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    Traffic Class and Traffic-Class Groups Overview

    A traffic class is a systemwide collection of buffers, queues, and bandwidth that you can allocate to provide a defined level of service to packets in the traffic class.

    A traffic class corresponds to what the IETF DiffServ working group calls a traffic class in RFC 2597—Assured Forwarding PHB Group (June 1999).

    Traffic classes are global to the router. Packets are:

    • Classified into a traffic class on ingress or egress by input policies
    • Queued on fabric queues that are specific to the traffic class
    • Queued on the egress line module on queues that are specific to the traffic class
    • Scheduled for transmission by the scheduler

    Best-Effort Forwarding

    The router has a default traffic class called best-effort. You cannot delete this class. You can add the best-effort class to a traffic-class group. The router assigns packets to the best-effort class in each of the following cases:

    • You do not create any other traffic classes.
    • Packets are not classified into a traffic class.
    • Packets arrive at an egress line module that has no queues allocated for their traffic class.

    Traffic-Class Groups Overview

    You can put traffic classes into a group to create a hierarchy of scheduler nodes and queues. Organizing traffic into multiple traffic-class groups enables you to manage and shape traffic—by service class, for example—when the traffic classes are distributed across different VCs. A traffic-class group contains one or more traffic classes, but a particular traffic class can belong only to a single group—either the default group or one named group.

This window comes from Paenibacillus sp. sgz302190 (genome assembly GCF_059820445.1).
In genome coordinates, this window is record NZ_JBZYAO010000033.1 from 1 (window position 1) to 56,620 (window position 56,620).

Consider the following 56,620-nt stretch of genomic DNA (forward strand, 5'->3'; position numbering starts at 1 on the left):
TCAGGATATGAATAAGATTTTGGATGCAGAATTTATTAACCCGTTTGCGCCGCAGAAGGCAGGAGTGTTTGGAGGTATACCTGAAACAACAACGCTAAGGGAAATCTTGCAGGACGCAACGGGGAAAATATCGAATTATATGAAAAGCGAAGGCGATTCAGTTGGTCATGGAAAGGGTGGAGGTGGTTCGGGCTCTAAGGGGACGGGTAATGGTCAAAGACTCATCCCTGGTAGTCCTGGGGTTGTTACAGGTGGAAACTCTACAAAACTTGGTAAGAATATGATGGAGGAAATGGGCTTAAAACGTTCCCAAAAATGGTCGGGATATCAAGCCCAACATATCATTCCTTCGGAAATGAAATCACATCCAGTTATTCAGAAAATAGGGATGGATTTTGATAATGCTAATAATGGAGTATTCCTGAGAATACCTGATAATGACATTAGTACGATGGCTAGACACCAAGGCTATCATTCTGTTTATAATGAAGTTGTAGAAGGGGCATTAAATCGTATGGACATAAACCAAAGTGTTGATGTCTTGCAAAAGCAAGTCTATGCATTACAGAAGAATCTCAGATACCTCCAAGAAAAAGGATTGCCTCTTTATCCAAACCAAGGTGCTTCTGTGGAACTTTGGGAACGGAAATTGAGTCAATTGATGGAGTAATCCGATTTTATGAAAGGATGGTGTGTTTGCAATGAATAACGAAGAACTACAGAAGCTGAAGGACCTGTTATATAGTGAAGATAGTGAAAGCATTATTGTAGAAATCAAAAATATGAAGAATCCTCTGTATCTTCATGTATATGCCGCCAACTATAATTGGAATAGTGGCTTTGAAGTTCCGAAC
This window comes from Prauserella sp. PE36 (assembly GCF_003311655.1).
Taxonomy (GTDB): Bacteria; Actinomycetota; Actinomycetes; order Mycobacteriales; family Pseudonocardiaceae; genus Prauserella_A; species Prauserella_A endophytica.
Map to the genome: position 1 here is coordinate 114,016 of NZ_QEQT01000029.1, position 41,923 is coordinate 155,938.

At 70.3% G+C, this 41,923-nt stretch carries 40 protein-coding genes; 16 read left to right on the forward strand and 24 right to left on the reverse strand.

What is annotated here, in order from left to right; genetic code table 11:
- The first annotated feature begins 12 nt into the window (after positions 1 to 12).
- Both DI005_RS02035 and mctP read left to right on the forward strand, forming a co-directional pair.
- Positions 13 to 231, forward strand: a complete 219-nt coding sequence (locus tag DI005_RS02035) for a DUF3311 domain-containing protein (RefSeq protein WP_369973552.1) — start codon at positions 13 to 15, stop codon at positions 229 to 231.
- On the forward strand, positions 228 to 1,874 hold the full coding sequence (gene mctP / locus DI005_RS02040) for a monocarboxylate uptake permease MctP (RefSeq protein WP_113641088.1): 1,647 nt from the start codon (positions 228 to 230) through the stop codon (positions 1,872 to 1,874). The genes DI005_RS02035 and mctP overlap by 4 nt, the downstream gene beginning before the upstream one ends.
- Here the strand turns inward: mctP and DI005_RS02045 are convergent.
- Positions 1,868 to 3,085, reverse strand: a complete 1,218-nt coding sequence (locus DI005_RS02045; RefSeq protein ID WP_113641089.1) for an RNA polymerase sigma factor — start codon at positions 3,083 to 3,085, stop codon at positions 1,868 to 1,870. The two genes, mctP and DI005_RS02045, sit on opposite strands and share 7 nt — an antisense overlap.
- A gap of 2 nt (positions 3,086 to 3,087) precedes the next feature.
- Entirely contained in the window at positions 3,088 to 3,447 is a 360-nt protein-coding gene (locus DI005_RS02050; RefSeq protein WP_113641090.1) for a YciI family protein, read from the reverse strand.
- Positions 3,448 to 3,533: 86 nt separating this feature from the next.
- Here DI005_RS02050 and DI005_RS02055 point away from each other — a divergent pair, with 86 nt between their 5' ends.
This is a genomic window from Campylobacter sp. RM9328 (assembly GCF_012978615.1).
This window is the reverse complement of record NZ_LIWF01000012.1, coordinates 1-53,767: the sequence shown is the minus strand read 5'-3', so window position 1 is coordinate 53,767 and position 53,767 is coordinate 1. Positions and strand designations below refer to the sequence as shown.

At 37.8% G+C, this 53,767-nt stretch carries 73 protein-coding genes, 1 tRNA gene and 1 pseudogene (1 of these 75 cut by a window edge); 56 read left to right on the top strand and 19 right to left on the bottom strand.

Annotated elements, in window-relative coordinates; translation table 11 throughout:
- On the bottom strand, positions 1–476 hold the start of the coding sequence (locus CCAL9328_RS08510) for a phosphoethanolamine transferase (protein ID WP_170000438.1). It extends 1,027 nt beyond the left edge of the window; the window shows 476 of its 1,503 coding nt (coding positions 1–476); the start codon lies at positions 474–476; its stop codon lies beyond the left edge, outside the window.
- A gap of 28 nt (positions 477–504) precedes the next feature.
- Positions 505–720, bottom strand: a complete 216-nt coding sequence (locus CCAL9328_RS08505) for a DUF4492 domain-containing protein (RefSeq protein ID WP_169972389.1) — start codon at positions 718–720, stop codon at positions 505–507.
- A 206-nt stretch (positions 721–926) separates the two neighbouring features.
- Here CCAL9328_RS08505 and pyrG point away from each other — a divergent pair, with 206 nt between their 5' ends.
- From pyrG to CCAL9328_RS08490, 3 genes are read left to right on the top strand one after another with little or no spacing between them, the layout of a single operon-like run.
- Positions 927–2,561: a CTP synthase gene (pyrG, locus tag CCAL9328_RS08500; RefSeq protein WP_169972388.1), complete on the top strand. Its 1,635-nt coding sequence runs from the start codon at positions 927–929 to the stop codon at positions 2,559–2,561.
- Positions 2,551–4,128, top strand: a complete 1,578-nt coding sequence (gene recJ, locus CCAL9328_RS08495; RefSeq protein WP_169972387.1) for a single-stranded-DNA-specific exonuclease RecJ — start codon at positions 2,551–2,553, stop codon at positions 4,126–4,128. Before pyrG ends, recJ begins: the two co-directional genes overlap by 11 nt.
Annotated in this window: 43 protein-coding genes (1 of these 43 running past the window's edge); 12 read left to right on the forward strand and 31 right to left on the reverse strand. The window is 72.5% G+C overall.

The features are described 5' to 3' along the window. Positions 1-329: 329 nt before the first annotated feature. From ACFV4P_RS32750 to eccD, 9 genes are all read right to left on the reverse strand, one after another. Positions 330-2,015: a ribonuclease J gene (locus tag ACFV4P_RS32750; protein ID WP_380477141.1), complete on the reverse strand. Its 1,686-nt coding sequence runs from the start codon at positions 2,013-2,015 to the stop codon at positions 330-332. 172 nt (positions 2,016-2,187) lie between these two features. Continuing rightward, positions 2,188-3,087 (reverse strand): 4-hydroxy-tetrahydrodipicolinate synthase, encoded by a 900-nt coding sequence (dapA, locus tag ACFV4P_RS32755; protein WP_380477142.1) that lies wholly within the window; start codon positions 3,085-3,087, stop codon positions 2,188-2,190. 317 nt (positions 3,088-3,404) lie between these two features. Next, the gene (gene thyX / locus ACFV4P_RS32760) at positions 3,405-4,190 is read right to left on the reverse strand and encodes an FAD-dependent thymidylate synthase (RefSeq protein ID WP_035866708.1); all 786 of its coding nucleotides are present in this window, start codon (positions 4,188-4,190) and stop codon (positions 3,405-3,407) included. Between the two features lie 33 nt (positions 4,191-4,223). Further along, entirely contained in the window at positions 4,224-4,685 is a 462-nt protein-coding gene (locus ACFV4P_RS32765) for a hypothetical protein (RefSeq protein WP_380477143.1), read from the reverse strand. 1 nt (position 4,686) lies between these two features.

You can configure an auto-strict group and up to three extended traffic-class groups. You must put traffic classes that require strict-priority scheduling in the auto-strict group. You can optionally put traffic classes that need a separate round robin (for example, video) in an extended group.

    A traffic class that is not contained in any named group is considered to belong to the default group. Traffic classes are placed in the default traffic-class group when the classes are configured—you can then move a class to another traffic-class group. When you delete a traffic-class from a named group, the class is automatically moved to the default traffic-class group. ATM VC nodes that are configured in the default group (which is the factory default configuration) receive backpressure from the segmentation and reassembly (SAR) feature in the default qos-mode-port node.

    Traffic-class groups are global in scope by default. However, you might want to manage certain traffic classes through particular line modules. If you have already created a traffic-class group, you can subsequently specify a slot number to create a local instance of the group that is restricted to the module occupying that slot. Characteristics configured for the local group on the line module override those of the global group, for only that line module. Traffic classes in a globally scoped traffic-class group cannot belong to any other group. Traffic classes in a local traffic-class group cannot belong to any other group.

    Published: 2014-08-11